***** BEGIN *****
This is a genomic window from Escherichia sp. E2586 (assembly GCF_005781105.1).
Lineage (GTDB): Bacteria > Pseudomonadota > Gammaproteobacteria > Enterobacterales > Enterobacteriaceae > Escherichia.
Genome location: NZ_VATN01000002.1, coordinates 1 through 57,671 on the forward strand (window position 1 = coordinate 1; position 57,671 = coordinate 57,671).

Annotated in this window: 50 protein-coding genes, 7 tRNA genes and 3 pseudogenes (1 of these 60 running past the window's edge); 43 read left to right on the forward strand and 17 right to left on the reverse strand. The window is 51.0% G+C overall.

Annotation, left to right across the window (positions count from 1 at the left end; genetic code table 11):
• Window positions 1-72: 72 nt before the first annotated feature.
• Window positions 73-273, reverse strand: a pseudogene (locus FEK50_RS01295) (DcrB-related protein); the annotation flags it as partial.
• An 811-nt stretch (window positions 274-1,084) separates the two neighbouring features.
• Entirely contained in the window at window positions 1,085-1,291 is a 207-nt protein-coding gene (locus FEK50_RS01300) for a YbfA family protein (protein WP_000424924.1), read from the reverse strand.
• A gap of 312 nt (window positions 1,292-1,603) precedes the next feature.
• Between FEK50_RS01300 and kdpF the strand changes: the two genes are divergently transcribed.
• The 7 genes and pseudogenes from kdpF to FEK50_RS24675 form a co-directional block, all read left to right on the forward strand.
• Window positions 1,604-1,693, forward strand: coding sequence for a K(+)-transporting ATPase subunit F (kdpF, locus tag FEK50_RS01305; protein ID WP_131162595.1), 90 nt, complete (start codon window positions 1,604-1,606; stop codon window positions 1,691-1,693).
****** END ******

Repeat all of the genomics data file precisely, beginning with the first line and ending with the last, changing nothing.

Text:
This is a genomic window from Escherichia sp. E2586 (assembly GCF_005781105.1).
Lineage (GTDB): Bacteria > Pseudomonadota > Gammaproteobacteria > Enterobacterales > Enterobacteriaceae > Escherichia.
Genome location: NZ_VATN01000002.1, coordinates 1 through 57,671 on the forward strand (window position 1 = coordinate 1; position 57,671 = coordinate 57,671).

Annotated in this window: 50 protein-coding genes, 7 tRNA genes and 3 pseudogenes (1 of these 60 running past the window's edge); 43 read left to right on the forward strand and 17 right to left on the reverse strand. The window is 51.0% G+C overall.

Annotation, left to right across the window (positions count from 1 at the left end; genetic code table 11):
• Window positions 1-72: 72 nt before the first annotated feature.
• Window positions 73-273, reverse strand: a pseudogene (locus FEK50_RS01295) (DcrB-related protein); the annotation flags it as partial.
• An 811-nt stretch (window positions 274-1,084) separates the two neighbouring features.
• Entirely contained in the window at window positions 1,085-1,291 is a 207-nt protein-coding gene (locus FEK50_RS01300) for a YbfA family protein (protein WP_000424924.1), read from the reverse strand.
• A gap of 312 nt (window positions 1,292-1,603) precedes the next feature.
• Between FEK50_RS01300 and kdpF the strand changes: the two genes are divergently transcribed.
• The 7 genes and pseudogenes from kdpF to FEK50_RS24675 form a co-directional block, all read left to right on the forward strand.
• Window positions 1,604-1,693, forward strand: coding sequence for a K(+)-transporting ATPase subunit F (kdpF, locus tag FEK50_RS01305; protein ID WP_131162595.1), 90 nt, complete (start codon window positions 1,604-1,606; stop codon window positions 1,691-1,693).